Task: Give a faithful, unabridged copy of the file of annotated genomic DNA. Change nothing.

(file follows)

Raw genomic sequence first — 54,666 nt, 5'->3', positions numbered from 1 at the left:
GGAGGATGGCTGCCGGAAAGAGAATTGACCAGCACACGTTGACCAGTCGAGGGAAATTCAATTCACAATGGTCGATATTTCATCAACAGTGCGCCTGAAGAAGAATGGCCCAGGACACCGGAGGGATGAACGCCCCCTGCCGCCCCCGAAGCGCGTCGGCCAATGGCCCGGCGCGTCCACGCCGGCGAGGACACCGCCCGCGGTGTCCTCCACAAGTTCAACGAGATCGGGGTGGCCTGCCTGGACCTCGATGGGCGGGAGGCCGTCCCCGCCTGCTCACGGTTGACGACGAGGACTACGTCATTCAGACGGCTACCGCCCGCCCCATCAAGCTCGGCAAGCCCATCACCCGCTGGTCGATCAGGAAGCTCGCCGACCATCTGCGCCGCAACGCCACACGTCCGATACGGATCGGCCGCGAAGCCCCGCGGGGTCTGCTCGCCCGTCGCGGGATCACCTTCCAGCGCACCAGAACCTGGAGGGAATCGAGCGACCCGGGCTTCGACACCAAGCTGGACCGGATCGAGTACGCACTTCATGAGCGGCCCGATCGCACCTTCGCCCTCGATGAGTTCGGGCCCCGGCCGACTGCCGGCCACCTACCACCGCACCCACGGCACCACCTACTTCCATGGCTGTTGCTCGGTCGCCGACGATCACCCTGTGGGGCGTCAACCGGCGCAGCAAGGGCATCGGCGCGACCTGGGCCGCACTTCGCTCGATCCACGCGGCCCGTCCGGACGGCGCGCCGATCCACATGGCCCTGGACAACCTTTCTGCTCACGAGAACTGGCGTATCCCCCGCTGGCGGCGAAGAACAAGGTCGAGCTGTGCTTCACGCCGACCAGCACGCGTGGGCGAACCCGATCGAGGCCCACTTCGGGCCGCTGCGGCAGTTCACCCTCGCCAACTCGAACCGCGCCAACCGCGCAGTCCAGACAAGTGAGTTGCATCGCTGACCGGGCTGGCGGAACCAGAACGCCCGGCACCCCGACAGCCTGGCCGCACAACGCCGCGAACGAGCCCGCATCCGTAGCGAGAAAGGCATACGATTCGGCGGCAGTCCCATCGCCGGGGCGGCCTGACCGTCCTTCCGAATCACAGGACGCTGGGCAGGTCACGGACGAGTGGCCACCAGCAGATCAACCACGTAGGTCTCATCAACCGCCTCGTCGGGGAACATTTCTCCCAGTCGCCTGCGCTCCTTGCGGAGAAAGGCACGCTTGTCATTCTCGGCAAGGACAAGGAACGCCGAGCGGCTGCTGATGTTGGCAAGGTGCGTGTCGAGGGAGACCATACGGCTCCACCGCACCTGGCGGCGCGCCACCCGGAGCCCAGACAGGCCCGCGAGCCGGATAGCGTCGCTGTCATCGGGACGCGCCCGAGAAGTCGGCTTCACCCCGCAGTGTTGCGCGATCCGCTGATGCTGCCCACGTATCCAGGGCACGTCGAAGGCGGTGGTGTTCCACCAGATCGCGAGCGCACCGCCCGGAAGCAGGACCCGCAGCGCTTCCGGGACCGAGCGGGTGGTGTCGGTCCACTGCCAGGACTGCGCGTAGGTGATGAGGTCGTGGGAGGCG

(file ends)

Raw genomic sequence first — 54,666 nt, 5'->3', positions numbered from 1 at the left:
GGAGGATGGCTGCCGGAAAGAGAATTGACCAGCACACGTTGACCAGTCGAGGGAAATTCAATTCACAATGGTCGATATTTCATCAACAGTGCGCCTGAAGAAGAATGGCCCAGGACACCGGAGGGATGAACGCCCCCTGCCGCCCCCGAAGCGCGTCGGCCAATGGCCCGGCGCGTCCACGCCGGCGAGGACACCGCCCGCGGTGTCCTCCACAAGTTCAACGAGATCGGGGTGGCCTGCCTGGACCTCGATGGGCGGGAGGCCGTCCCCGCCTGCTCACGGTTGACGACGAGGACTACGTCATTCAGACGGCTACCGCCCGCCCCATCAAGCTCGGCAAGCCCATCACCCGCTGGTCGATCAGGAAGCTCGCCGACCATCTGCGCCGCAACGCCACACGTCCGATACGGATCGGCCGCGAAGCCCCGCGGGGTCTGCTCGCCCGTCGCGGGATCACCTTCCAGCGCACCAGAACCTGGAGGGAATCGAGCGACCCGGGCTTCGACACCAAGCTGGACCGGATCGAGTACGCACTTCATGAGCGGCCCGATCGCACCTTCGCCCTCGATGAGTTCGGGCCCCGGCCGACTGCCGGCCACCTACCACCGCACCCACGGCACCACCTACTTCCATGGCTGTTGCTCGGTCGCCGACGATCACCCTGTGGGGCGTCAACCGGCGCAGCAAGGGCATCGGCGCGACCTGGGCCGCACTTCGCTCGATCCACGCGGCCCGTCCGGACGGCGCGCCGATCCACATGGCCCTGGACAACCTTTCTGCTCACGAGAACTGGCGTATCCCCCGCTGGCGGCGAAGAACAAGGTCGAGCTGTGCTTCACGCCGACCAGCACGCGTGGGCGAACCCGATCGAGGCCCACTTCGGGCCGCTGCGGCAGTTCACCCTCGCCAACTCGAACCGCGCCAACCGCGCAGTCCAGACAAGTGAGTTGCATCGCTGACCGGGCTGGCGGAACCAGAACGCCCGGCACCCCGACAGCCTGGCCGCACAACGCCGCGAACGAGCCCGCATCCGTAGCGAGAAAGGCATACGATTCGGCGGCAGTCCCATCGCCGGGGCGGCCTGACCGTCCTTCCGAATCACAGGACGCTGGGCAGGTCACGGACGAGTGGCCACCAGCAGATCAACCACGTAGGTCTCATCAACCGCCTCGTCGGGGAACATTTCTCCCAGTCGCCTGCGCTCCTTGCGGAGAAAGGCACGCTTGTCATTCTCGGCAAGGACAAGGAACGCCGAGCGGCTGCTGATGTTGGCAAGGTGCGTGTCGAGGGAGACCATACGGCTCCACCGCACCTGGCGGCGCGCCACCCGGAGCCCAGACAGGCCCGCGAGCCGGATAGCGTCGCTGTCATCGGGACGCGCCCGAGAAGTCGGCTTCACCCCGCAGTGTTGCGCGATCCGCTGATGCTGCCCACGTATCCAGGGCACGTCGAAGGCGGTGGTGTTCCACCAGATCGCGAGCGCACCGCCCGGAAGCAGGACCCGCAGCGCTTCCGGGACCGAGCGGGTGGTGTCGGTCCACTGCCAGGACTGCGCGTAGGTGATGAGGTCGTGGGAGGCG